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Deploying Dash to Azure without using Docker

Deploying Dash to Azure without using Docker

This post is the fourth post concerning Dash and the second post about deploying to Azure App Service. My previous Azure post has been popular, and I thought I was doing a disservice to Azure by using a container to deploy a Python application. Let’s get started by building our example application which, if you have read the other posts, will look super familiar.

Step 1: Create Dash Virtual Environment

As with any Python project, let’s create a virtual environment for our dash app. This tutorial will assume you are working on Ubuntu.

$ cd ~
$ python3 -m venv .venvs/dash

Now let us activate this virtual environment before we continue.

$ source .venvs/dash/bin/activate

Step 2: Setup the project folder

Now let’s create a folder and the initial files that we will need.

$ mkdir dash-az && cd .

Now let’s make the single file that is necessary to get a basic Dash app up and running.

$ touch

That is it! We will only need these two files to get it working.

Step 3: Install Dash packages and freeze

Now we need to install our dependencies.

$ pip install dash==0.36.0
$ pip install dash-html-components==0.13.5
$ pip install dash-core-components==0.43.0
$ pip install dash-table==3.1.11
$ pip install dash-daq==0.1.0

Now that those are installed let’s create our requirements.txt file.

$ pip freeze > requirements.txt

Special Note

If you are running pip freeze on Ubuntu, your requirements.txt may end up with a package that will cause errors. Please search for pkg-resources==0.0.0 and remove it from your requirements.txt.

Step 4: Build your Dash app

Now I am not going to be original here, and we are going to use the example application found in the Dash tutorial, with some slight modifications to the message.

Open your and add the following. You will notice this looks a tad different than the previous Azure configuration. That is because Azure is looking for a Flask app named app which it automagically wires up to gunicorn. You can read more here.

import dash
import dash_core_components as dcc
import dash_html_components as html

dash_app = dash.Dash()
app = dash_app.server

dash_app.layout = html.Div(children=[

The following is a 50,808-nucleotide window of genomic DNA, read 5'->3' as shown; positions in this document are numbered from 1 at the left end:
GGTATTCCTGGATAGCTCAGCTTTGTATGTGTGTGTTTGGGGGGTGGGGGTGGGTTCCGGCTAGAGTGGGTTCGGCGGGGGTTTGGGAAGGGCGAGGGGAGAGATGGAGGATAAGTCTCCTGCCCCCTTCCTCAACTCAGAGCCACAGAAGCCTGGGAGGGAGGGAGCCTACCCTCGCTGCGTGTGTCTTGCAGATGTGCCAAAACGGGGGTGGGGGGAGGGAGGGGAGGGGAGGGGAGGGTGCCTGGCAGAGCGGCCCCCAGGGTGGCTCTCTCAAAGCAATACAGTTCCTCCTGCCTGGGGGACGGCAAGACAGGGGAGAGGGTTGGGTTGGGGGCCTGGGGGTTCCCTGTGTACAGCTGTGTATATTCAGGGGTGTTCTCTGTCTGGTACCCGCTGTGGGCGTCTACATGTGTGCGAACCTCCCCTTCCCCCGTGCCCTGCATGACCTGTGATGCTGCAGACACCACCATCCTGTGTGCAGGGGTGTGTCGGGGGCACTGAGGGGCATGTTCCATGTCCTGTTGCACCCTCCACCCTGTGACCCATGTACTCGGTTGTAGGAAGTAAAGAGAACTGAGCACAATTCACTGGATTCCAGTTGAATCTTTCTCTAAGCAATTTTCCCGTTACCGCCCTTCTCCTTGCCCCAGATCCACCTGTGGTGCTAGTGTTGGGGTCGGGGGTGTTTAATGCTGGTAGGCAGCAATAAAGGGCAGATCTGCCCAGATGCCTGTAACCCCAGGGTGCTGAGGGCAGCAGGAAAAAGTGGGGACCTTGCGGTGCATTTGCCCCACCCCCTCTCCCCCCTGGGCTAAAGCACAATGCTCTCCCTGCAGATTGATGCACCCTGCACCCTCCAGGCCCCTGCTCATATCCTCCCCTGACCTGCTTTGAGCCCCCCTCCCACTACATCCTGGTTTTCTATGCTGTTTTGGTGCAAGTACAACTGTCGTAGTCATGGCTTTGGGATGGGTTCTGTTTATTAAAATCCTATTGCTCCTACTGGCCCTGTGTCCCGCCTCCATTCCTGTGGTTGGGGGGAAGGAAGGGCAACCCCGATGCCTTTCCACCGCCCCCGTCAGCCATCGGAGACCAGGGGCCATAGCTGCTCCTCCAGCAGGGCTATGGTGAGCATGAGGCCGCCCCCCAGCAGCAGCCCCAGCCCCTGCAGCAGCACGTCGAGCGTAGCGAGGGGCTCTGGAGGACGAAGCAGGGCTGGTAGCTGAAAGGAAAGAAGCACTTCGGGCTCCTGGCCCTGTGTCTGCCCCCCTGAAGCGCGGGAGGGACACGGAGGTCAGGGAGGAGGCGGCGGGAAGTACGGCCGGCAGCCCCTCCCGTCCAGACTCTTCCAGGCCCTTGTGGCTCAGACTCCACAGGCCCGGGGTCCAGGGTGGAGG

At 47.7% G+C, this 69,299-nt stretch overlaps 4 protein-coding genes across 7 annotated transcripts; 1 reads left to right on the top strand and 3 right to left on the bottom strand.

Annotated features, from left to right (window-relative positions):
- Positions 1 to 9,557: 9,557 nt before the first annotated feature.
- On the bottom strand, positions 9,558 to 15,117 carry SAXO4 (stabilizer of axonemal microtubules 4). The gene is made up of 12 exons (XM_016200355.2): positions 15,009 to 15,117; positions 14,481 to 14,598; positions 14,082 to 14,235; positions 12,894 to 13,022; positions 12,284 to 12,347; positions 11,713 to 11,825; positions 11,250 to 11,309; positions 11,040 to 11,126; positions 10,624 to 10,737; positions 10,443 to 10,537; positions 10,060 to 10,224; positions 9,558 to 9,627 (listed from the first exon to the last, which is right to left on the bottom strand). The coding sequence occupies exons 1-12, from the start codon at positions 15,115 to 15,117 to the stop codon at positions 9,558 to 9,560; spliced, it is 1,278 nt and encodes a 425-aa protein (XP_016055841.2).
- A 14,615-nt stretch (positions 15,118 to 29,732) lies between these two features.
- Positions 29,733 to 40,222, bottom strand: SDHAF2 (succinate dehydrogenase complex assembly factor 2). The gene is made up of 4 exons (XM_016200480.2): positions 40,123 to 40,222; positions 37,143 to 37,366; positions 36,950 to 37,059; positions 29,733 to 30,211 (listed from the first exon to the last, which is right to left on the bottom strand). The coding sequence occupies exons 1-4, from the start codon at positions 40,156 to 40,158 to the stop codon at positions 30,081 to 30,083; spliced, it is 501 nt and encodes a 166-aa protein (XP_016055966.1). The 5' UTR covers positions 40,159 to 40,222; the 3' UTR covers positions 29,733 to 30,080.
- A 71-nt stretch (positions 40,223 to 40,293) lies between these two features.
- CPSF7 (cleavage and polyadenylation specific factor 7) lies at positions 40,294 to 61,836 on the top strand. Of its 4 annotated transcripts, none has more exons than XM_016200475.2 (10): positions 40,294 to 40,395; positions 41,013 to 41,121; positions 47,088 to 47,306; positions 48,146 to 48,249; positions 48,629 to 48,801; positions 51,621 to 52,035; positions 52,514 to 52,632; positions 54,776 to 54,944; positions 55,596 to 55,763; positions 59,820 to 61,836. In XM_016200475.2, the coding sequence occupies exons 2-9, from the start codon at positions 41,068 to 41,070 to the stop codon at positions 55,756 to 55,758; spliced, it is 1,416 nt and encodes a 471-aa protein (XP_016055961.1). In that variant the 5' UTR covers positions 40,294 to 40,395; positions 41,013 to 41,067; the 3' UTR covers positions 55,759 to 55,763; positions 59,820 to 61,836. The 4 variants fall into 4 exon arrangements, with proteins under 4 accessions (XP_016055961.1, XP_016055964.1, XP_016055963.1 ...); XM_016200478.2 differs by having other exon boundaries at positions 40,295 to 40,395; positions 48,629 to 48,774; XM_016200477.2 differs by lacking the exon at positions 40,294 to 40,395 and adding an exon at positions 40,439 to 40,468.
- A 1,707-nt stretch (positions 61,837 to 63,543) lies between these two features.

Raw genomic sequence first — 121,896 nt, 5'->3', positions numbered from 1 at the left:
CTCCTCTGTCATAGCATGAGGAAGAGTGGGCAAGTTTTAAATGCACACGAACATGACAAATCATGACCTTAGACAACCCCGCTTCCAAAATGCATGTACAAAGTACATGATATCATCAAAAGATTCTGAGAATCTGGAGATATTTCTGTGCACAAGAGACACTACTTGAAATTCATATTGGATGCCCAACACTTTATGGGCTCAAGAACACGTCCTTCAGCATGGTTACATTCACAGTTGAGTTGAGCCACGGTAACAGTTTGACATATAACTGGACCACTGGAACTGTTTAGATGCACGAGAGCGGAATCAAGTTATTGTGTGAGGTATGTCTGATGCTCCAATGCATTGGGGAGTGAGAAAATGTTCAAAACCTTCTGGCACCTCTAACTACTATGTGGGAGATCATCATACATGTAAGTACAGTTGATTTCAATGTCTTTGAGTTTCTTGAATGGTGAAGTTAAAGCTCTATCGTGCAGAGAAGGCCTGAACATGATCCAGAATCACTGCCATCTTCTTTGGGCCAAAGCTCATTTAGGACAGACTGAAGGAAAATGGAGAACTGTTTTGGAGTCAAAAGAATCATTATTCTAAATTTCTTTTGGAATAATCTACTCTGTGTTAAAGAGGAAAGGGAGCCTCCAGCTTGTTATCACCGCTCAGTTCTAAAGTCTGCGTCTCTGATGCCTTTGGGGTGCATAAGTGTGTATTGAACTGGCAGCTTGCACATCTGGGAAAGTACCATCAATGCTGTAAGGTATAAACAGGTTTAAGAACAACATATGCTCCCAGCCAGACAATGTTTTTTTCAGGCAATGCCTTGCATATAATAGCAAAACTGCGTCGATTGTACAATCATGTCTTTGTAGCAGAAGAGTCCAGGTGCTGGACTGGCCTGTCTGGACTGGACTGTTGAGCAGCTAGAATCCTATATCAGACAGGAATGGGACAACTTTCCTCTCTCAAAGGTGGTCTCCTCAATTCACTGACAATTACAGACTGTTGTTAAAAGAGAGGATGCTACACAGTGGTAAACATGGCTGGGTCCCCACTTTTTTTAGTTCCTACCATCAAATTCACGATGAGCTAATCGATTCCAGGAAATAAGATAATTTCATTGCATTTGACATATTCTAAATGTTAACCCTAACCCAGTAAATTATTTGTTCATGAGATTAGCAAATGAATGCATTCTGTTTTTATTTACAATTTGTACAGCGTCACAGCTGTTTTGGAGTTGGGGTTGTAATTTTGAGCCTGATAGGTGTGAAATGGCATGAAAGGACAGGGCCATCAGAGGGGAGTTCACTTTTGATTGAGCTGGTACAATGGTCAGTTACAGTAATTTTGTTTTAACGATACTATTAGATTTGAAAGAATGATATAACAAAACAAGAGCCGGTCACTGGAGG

html.H1(children='Hello Dash'),

        This is Dash running on Azure App Service without a Docker container.

            'data': [
                {'x': [1, 2, 3], 'y': [4, 1, 2], 'type': 'bar', 'name': 'SF'},
                {'x': [1, 2, 3], 'y': [2, 4, 5], 'type': 'bar', 'name': u'Montréal'},
            'layout': {
                'title': 'Dash Data Visualization'

if __name__ == '__main__':

Save your changes and let’s run it and see what we built. Run using the following command.

$ python

Navigate to http://localhost:8050, and you should see your Dash App.

Step 5: Publishing to Azure App Service

Now I assume you have the Azure CLI installed. If you don’t, follow the instructions for your OS located here.

Let’s deploy our dash app using the Azure CLI. First, we need to login to Azure.

$ az login

Now from the root of your application directory type the command below. This will create a resource group, app service plan, app service, and zip deploy your application.

$ az webapp up -n dash-az
Creating Resource group 'appsvc_rg_Linux_centralus' ...
Resource group creation complete
Creating App service plan 'appsvc_asp_Linux_centralus' ...
App service plan creation complete
Creating app 'dash-az' ....
Webapp creation complete
Updating app settings to enable build after deployment
Creating zip with contents of dir ~/code/dash-az ...
Preparing to deploy and build contents to app.This operation can take a while to complete ...
All done.
  "app_url": "",
  "location": "Central US",
  "name": "dash-az",
  "os": "Linux",
  "resourcegroup": "appsvc_rg_Linux_centralus",
  "serverfarm": "appsvc_asp_Linux_centralus",
  "sku": "PREMIUMV2",
  "src_path": "~/code/dash-az",
  "version_detected": "-",
  "version_to_create": "python|3.7"

Now we need to navigate to the URL above to see our app running.

Guide Completed

I hope you found this helpful and informative. As always, don’t hesitate to reach out to me on social media or Github.

Thanks for reading,


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